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“Dryland cropland saw much the same magnitude of increase: 297 percent in the Northern Plains, 127 percent in the Corn Belt, 105 percent in the Mountain states, 100 percent in the Southern Plains, 89 percent in the Delta states, and 54 percent in the Pacific states.”
Majority of farm assets is land
In a MSU survey this spring of land values being seen by lenders and loan officers, Parman says, Delta irrigated cropland averaged $4,339 per acre, and dry land averaged $3,163 per acre. Non-Delta irrigated cropland averaged $3,061, non-Delta dry land $2,457, and pastureland, $2,455.
“Those figures reflected an increase of 189 percent for irrigated cropland, 136 percent for dry cropland, and 93 percent for pastureland. The increase in pastureland, both in terms of rent and sale value, was not surprising, given what cow/calf operators experienced the past year in terms of revenue — landlords are trying to extract some of that through increased rents and sale values.”
The rapid rise in commodity prices from 2005 to 2013 pushed farm incomes to record levels, Parman says, “and high returns put upward pressure on overall land values and cash rents. Corn and soybean prices shot up dramatically, and land prices rose with them.
“I can remember, in the early 2000s, selling corn out of the combine at $1.95 to $2.05 per bushel — and that was enough to make a decent living. In recent years, we’ve seen, at times, people contracting corn to ethanol companies for $8.50 per bushel, which increased their margins, but also pushed up land values and rents. The same is true for soybeans. Today, prices are low relative to the highs we’ve seen for corn and soybeans, but they’re still nowhere near the lows of the early 2000s.”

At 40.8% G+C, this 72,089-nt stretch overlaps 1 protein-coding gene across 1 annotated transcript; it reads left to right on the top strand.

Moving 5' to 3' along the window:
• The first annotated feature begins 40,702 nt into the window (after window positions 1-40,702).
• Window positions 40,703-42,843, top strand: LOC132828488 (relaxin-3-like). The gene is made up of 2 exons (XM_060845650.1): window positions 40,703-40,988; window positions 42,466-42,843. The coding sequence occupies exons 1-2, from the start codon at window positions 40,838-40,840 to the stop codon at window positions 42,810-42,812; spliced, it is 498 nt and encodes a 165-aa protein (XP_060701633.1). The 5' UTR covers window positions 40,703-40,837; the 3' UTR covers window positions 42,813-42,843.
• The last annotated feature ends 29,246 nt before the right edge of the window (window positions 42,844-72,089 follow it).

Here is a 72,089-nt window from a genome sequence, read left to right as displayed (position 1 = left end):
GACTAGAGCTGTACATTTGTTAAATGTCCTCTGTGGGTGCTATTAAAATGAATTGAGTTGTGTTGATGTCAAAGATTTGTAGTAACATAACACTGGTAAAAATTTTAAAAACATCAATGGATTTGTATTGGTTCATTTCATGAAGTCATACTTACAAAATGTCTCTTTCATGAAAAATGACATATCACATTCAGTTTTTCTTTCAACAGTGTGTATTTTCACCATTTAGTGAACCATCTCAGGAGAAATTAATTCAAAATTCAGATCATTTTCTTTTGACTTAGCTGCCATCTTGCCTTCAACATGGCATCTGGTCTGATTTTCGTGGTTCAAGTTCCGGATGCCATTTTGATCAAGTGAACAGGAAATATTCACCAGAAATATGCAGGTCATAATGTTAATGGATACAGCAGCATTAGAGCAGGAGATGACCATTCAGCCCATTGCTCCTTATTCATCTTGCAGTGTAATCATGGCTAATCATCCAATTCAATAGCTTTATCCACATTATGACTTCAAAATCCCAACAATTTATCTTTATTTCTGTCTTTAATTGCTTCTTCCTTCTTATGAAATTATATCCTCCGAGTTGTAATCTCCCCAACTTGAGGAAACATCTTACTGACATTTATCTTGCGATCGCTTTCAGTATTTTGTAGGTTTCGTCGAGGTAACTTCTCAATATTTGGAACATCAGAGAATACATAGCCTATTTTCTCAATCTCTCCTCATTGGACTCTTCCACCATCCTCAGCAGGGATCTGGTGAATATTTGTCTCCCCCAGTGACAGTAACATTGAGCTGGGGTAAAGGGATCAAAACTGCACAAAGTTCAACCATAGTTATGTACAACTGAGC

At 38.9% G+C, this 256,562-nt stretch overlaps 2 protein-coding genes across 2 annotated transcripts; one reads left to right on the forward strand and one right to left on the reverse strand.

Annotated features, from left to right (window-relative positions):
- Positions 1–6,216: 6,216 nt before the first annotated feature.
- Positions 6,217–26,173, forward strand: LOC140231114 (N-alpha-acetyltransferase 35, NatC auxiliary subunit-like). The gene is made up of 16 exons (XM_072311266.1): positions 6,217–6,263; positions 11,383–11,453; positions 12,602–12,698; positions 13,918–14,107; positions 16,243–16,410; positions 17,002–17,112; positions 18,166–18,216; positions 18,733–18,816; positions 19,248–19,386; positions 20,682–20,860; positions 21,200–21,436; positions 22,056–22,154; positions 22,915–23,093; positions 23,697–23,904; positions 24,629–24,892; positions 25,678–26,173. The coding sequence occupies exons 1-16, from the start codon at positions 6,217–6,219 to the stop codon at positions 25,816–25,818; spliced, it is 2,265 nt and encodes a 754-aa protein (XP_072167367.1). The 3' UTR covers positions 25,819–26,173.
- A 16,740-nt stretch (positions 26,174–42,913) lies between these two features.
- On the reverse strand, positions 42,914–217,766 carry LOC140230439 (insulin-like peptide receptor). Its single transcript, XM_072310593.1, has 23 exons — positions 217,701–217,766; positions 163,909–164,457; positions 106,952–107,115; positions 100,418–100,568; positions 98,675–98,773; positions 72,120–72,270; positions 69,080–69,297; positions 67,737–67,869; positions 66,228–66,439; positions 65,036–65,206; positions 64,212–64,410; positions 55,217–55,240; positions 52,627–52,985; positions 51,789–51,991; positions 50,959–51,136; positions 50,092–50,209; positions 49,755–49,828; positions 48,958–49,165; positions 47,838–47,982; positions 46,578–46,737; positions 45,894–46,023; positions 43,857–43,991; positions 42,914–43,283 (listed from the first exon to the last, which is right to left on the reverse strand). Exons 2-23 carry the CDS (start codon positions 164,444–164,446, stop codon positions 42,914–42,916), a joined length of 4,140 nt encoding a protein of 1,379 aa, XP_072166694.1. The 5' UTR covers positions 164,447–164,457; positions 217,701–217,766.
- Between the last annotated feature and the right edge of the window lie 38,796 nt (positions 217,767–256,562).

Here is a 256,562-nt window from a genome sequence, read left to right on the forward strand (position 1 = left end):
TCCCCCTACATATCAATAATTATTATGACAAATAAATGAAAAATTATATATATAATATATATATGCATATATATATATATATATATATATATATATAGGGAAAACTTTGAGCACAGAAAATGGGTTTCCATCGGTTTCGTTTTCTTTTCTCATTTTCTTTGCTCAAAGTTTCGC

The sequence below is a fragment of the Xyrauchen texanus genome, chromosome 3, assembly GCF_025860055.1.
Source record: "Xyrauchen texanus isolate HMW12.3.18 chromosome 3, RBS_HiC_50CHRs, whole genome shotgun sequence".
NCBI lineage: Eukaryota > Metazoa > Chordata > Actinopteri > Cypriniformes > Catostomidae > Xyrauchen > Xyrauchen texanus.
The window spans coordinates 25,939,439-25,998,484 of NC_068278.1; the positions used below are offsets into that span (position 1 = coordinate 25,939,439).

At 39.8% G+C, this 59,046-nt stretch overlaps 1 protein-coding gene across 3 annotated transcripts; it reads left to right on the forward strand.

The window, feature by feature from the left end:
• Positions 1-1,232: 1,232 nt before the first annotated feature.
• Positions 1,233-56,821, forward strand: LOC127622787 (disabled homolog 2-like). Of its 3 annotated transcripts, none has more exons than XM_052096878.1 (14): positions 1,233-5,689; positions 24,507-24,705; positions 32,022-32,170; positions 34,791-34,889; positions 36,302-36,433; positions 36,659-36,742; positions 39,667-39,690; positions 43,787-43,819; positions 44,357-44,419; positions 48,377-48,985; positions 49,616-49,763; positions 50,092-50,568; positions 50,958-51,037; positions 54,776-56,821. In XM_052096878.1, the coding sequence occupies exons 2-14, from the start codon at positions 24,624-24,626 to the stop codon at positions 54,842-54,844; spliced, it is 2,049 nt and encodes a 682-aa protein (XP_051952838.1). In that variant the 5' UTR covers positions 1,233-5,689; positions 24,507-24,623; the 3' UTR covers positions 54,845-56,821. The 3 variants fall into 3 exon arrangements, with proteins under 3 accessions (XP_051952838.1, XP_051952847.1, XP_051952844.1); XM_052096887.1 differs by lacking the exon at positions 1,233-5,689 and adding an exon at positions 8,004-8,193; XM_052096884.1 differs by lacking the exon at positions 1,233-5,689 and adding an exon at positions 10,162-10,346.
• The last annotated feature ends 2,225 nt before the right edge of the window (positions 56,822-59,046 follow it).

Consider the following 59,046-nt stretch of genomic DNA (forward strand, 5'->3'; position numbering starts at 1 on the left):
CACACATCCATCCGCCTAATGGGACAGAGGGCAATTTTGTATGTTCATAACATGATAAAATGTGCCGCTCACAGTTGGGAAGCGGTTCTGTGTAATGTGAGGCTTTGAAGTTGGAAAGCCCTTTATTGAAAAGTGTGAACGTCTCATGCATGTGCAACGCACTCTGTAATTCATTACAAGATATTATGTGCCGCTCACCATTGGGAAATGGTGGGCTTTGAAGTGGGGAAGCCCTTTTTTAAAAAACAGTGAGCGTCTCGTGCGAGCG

Why are land values so important in the agricultural economy? “A big reason,” Parman says, “is that, on average, 84 percent to 85 percent of all farm assets is land. So, changes in the value of agricultural real estate can have a tremendous impact on the dollar change in owner equity and total assets.”
Two possible scenarios ahead
With the expectation that land values will fall in the period ahead, he says, there are two scenarios that are most likely.
Scenario 1: Land values fall rapidly, bottoming out in the next couple of years, resembling the 1980s fall. Commodity prices stay low; input costs are slow to adjust downward; and interest rates rise quickly. “This would put a significant percentage of the nation’s cropland up for sale at the same time. When you have a glut of land hitting the market at the same time, with not many buyers having money to purchase it, that’s going to drive land values down pretty fast.
“Highly leveraged farmers are not the only ones that will be stressed in this situation; those who are relatively financially healthy can also find themselves in trouble, depending on their need to finance year-over-year losses. In order to obtain an operating loan, producers would either need to put up more collateral for existing loans, or sell assets to make up the difference. This would start a spiral downward, values would keep falling, more people would be in trouble as values fell, and more and more land would hit the market. Nobody wants to lend on land that’s falling in value, and nobody wants to buy land that in the next year is going to be worth much less.”